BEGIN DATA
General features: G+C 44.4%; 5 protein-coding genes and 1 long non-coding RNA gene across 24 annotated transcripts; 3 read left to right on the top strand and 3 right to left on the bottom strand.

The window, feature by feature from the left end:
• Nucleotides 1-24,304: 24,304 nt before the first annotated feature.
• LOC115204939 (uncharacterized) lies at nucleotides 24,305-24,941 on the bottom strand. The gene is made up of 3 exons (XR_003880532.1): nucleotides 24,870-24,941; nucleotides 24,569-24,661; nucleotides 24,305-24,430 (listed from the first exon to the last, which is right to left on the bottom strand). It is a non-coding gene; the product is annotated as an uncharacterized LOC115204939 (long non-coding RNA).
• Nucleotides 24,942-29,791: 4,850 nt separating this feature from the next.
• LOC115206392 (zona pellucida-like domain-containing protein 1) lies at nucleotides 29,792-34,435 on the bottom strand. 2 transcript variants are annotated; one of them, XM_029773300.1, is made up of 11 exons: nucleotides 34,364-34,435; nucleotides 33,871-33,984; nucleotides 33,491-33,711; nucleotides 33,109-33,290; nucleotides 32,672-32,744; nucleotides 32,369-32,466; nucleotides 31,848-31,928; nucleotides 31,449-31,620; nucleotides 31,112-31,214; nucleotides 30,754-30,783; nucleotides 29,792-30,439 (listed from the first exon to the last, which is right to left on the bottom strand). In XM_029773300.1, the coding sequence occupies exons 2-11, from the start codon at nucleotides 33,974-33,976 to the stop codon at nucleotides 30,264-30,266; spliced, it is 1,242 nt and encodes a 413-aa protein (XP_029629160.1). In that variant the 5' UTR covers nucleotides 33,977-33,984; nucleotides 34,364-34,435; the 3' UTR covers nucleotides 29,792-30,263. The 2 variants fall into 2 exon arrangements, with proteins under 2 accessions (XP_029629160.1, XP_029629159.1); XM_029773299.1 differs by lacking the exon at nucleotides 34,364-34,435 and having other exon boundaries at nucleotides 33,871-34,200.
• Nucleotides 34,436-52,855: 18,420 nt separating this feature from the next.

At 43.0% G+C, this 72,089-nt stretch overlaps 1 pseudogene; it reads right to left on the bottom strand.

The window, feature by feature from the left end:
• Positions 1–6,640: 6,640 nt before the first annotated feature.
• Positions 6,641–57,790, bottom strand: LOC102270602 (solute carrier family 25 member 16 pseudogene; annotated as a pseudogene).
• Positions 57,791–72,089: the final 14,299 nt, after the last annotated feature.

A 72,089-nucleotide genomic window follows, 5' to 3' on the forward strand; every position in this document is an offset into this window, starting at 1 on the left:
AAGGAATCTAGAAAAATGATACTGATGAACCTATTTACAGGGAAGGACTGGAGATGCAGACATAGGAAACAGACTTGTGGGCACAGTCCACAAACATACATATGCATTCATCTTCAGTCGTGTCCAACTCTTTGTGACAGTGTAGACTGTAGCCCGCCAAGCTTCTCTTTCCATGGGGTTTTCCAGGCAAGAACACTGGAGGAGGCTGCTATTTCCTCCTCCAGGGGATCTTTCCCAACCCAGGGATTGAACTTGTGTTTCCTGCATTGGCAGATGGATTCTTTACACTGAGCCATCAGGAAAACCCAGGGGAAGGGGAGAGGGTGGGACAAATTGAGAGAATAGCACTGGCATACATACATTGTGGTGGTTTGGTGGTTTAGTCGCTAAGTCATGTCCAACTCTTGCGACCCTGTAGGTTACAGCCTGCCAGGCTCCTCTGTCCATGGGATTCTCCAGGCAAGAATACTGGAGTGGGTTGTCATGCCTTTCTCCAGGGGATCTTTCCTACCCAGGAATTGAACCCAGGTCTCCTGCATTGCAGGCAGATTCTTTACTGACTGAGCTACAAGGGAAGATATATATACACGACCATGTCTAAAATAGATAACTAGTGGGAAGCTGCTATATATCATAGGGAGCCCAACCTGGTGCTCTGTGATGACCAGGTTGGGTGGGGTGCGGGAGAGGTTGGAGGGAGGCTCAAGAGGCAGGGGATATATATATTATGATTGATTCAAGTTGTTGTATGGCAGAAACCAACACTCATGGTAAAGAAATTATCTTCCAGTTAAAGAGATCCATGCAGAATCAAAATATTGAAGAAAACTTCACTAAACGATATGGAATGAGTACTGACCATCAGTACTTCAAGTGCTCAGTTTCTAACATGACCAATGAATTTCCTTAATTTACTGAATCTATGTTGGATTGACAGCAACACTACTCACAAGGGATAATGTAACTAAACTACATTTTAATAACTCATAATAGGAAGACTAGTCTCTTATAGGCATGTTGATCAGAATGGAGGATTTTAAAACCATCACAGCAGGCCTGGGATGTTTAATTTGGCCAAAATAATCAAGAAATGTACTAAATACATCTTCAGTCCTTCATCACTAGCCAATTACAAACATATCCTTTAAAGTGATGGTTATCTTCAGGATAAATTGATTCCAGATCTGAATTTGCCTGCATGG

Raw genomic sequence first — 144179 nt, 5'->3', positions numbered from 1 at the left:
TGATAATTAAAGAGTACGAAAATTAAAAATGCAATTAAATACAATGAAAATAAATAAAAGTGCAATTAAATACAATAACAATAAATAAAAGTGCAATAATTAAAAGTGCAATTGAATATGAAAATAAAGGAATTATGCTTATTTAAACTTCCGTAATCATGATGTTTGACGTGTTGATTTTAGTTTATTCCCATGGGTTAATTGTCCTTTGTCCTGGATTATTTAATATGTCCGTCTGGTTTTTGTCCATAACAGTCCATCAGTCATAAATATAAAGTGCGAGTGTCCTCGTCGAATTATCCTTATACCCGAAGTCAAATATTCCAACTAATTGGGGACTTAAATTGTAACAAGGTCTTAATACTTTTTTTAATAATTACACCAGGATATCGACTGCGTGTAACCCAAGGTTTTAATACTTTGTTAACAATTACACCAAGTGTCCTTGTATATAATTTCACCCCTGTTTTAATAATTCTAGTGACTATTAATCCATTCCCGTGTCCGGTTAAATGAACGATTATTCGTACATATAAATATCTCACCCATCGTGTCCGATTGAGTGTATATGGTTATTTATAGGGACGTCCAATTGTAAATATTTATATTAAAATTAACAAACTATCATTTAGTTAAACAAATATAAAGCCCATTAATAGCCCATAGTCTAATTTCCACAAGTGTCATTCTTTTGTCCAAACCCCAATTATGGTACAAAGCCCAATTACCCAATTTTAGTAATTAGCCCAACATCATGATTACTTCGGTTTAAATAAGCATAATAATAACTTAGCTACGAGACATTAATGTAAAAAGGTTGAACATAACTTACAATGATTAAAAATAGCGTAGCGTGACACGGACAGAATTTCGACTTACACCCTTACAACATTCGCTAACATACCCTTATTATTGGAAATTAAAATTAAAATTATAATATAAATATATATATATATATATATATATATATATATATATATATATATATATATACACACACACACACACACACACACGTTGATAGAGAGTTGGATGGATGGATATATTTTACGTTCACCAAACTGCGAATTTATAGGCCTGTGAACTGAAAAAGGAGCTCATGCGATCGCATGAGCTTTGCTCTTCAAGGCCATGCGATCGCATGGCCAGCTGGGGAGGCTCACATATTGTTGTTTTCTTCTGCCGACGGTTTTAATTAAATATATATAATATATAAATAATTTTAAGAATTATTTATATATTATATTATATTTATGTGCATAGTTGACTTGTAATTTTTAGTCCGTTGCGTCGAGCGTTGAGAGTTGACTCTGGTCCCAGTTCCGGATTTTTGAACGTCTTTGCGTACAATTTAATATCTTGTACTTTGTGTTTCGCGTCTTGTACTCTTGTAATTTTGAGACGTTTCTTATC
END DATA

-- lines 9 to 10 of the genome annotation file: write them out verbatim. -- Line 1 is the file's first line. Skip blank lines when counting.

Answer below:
The window, feature by feature from the left end:
• Positions 1–6,640: 6,640 nt before the first annotated feature.